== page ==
Businesses need to look beyond the immediate challenges posed by the pandemic and consider the potential and actual repercussions from existing as well as new and emerging risks.
The sheer impact of COVID-19 caught us all off-guard. Whether societally or economically, we were not prepared for the catastrophic and defining fallout of the pandemic. It has exposed numerous shortcomings – from pandemic preparedness to economic safety nets to governmental cooperation.
Marsh and McLennan has supported the World Economic Forum to produce a report, ‘COVID-19 Risks Outlook: A Preliminary Mapping and Its Implications’, which provides an initial picture of the known risks which may be amplified by the crisis and new ones which may emerge. The report is based on the survey results of nearly 350 senior risk professionals who were asked to identify their biggest concerns over the next 18 months for both the world and their business.
As economies start to reopen and look to recover, businesses need to cast a glance beyond the immediate challenges posed by the pandemic, and consider the potential and actual repercussions from existing as well as new and emerging risks, including a possible second wave of COVID-19, our dependency on technology and the ongoing societal unrest being witnessed around the globe.
Unsurprisingly, the likely depth and longevity of the economic fallout dominates companies’ risk perceptions. These include a prolonged recession, the weakening fiscal position of major economies, tighter restrictions on the cross-border movement of goods and people, the protracted disruption of global supply chains, and an increase in cyber attacks and data fraud.
The pandemic has significantly reduced economic activity, and we have witnessed trillions of dollars in response packages, which could potentially cause structural shifts in the global economy going forward, as countries plan for their recovery. Businesses could face increasingly challenging consumption, production, and competition patterns.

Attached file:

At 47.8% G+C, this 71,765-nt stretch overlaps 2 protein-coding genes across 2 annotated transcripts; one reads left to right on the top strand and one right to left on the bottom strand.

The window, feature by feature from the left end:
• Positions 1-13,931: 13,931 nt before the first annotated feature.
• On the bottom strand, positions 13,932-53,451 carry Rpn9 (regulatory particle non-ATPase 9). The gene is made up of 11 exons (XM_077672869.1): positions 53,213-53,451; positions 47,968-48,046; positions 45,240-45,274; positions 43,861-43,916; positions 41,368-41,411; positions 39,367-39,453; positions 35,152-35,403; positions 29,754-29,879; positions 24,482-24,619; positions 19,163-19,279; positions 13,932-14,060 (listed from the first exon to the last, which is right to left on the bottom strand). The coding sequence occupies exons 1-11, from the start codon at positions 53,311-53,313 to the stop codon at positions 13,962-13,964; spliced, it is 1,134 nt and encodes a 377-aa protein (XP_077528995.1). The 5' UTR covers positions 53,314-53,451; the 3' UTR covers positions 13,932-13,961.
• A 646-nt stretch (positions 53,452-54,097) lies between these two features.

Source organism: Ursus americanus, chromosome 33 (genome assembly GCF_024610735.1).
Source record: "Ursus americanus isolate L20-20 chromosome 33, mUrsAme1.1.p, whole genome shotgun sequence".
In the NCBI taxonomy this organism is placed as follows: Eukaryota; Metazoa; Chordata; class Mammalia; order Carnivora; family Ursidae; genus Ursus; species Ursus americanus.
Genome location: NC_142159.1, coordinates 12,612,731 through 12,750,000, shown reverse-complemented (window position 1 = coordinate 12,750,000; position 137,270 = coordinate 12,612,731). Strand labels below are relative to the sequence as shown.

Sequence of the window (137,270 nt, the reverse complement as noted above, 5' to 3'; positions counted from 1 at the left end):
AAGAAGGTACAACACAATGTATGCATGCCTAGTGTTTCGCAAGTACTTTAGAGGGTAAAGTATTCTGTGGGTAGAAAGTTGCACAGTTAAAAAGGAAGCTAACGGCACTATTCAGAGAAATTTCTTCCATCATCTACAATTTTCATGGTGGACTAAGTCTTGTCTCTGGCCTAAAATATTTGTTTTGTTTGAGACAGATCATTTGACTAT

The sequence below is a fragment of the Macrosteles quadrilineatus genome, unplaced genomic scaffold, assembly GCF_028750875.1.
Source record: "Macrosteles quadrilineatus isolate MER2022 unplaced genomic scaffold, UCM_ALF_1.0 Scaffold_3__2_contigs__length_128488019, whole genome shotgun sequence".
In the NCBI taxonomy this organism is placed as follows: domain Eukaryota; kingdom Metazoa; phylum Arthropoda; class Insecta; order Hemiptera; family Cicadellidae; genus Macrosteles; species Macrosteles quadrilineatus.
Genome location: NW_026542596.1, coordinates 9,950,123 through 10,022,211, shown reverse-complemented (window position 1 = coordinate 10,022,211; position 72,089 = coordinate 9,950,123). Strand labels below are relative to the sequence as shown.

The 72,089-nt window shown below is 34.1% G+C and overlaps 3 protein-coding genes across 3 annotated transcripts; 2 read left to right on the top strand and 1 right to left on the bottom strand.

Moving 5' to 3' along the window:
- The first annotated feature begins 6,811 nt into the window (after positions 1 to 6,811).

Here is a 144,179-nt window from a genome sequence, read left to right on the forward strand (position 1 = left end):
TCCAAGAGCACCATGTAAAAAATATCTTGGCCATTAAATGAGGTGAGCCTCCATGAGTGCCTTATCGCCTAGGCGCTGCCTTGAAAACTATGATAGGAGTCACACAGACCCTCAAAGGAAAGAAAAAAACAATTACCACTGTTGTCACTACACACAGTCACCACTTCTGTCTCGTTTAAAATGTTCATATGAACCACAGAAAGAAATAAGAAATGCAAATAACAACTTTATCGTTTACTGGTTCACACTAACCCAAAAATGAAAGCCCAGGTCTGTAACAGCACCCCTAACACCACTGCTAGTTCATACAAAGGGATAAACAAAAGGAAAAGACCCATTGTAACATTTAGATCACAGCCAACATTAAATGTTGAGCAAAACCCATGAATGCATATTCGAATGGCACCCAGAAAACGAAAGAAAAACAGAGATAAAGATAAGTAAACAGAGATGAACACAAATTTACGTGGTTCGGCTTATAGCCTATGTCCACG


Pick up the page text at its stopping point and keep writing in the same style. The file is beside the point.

Far reaching consequences
With many people concerned about a potential second wave and/or the outbreak of another pandemic, this perception has far reaching consequences both societally and for organisations. High structural unemployment – perceived as the second most concerning risk for the world – could intensify inequality and affect mental health and societal cohesion, in addition to its direct economic consequences. Individual and social well-being could also be affected by an accelerated automation of the workforce.
Technology has played a central role in the way people and companies have responded to the crisis, and our increased dependency could lead to new career opportunities in a contact free, post-COVID-19 world.
However, greater dependency does come with increased cyber risks and organisations need to take a proactive approach to cyber security to ensure they have the correct governance and protection in place.
On a more positive side, as firms start to re-open their offices, new working practices and attitudes towards travelling, commuting, and consumption may make it easier to achieve a lower carbon footprint and a more sustainable recovery.
Overall, the crisis offers a unique opportunity to shape a better world and for organisations to relook and adjust their business models. Businesses that have the ability to reimagine their operations and build resilience for a sustainable future will be able to find opportunities for growth. M